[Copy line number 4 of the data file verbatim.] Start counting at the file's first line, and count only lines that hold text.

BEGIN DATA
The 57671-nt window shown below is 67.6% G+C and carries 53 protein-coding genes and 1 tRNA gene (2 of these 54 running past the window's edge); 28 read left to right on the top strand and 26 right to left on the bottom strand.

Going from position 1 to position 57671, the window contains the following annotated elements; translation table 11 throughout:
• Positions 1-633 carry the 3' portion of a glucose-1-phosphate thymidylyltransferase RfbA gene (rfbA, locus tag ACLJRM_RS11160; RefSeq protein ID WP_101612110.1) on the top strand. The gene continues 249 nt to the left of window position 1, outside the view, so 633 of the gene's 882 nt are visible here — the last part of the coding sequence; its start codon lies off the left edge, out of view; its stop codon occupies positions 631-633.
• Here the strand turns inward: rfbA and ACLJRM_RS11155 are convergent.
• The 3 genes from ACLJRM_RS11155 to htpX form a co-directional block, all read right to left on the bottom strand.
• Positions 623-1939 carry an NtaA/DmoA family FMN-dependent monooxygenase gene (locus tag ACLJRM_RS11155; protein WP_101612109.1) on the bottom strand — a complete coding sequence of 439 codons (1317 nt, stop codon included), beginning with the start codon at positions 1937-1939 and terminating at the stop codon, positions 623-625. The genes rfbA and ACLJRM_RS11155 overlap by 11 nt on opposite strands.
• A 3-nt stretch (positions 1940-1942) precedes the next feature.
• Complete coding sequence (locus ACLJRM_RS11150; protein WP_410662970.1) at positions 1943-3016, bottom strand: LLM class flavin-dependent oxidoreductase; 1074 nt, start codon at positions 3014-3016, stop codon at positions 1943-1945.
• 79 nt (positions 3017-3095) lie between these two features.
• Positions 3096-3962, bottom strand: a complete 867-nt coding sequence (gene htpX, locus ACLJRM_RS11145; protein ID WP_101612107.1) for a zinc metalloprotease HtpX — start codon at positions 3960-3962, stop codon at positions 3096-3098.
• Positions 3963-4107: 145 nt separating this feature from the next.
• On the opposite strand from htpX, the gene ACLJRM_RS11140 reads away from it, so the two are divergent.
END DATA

• Here the strand turns inward: rfbA and ACLJRM_RS11155 are convergent.